Oliver Jackson plays Ned Schneebly and has some brilliant comedic moments, in particular his guitar hero rock off when he believes he is alone to his hilarious rock music fan in the battle of the bands finale. And whilst I know that the role of his partner Patty Di Marco is supposed to be annoying and over the top, I must say that I found Preeya Kalidas portrayal a little bit too much. Perhaps it was the annoying accent? Other members of the cast often doubled up on roles, playing teachers as well as the parents of the children.

In terms of the staging, I believed that it worked well with the cast members moving set pieces on and off the stage themselves as not to distract from the action. One bit of staging that did disappoint me was the staging of the battle of the bands finale. Whilst the main action was taking place on the stage, the members of the cast playing the children’s parents were placed in the audience. Whilst this may seem a good way of involving the audience in the high-energy rock finale, I found myself torn between watching the children performing their socks off on stage or turning to watch the reactions of the parents. I wanted to see both and from where I was sitting on the far-right side of the stage, I couldn’t do that.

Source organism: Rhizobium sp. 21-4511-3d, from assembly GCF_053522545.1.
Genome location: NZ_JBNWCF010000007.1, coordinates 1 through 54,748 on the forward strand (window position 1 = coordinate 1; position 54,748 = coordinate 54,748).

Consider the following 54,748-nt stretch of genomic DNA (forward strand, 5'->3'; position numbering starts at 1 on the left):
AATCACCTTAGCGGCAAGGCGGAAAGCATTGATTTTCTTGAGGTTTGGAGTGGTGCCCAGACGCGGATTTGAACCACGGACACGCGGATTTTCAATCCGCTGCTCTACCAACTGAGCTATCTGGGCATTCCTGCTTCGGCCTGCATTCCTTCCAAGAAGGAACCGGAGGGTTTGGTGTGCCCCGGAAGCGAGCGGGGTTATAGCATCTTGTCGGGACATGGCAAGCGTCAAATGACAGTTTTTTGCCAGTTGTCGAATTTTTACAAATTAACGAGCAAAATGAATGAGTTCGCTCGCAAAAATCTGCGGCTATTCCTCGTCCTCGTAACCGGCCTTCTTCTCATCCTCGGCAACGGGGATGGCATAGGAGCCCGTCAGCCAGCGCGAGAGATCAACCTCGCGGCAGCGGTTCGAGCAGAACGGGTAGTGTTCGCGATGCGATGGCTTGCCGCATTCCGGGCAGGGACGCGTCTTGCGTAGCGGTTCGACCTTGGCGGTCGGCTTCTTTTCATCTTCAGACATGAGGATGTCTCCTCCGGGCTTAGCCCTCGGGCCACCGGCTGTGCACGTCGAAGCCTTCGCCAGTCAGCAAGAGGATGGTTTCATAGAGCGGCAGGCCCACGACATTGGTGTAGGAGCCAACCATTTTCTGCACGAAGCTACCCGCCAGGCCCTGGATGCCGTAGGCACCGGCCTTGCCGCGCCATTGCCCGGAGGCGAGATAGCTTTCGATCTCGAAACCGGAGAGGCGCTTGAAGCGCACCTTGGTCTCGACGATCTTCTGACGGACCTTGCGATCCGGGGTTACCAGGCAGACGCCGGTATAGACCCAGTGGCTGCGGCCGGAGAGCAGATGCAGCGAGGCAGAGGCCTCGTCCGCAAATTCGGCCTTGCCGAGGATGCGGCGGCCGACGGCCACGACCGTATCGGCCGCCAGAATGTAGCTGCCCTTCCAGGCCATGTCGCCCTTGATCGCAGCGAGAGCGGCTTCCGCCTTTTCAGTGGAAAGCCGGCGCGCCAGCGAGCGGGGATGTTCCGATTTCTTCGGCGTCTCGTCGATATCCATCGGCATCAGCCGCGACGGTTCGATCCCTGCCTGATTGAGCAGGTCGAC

Another thing that I must talk about is sadly the behaviour of the audience. It is coincidental that I saw this show in the same week that food and drink in the theatre had become a talking point on the news and social media. During the fifteen minute interval, I happened to see a couple drink a whole bottle of wine hurriedly between them after they were rightly told that they would not be allowed to take the bottle into the auditorium. Also, towards the end of the interval, the group of people a few seats along from decided that it was a good time to dig in to spring rolls and popcorn chicken they had brought into the theatre from elsewhere. Not only was it noisy, but it also absolutely stunk and the poor members of the cast had to walk right past them to get on to the stage, probably receiving a nose full of that unpleasant stench.

In conclusion, I loved this show and would happily go to see it again. Okay, some of the songs aren’t that memorable and the lead role is an imitation of an actor playing that role but the children are incredible and well worth the visit alone. You will be left wanting to rock out and join in because it is a lot of fun and filled with some brilliant talent. No wonder Andrew Lloyd Webber has a hit on his hands and I’m sure that it will see a lot more success in the West End, just as it has on Broadway.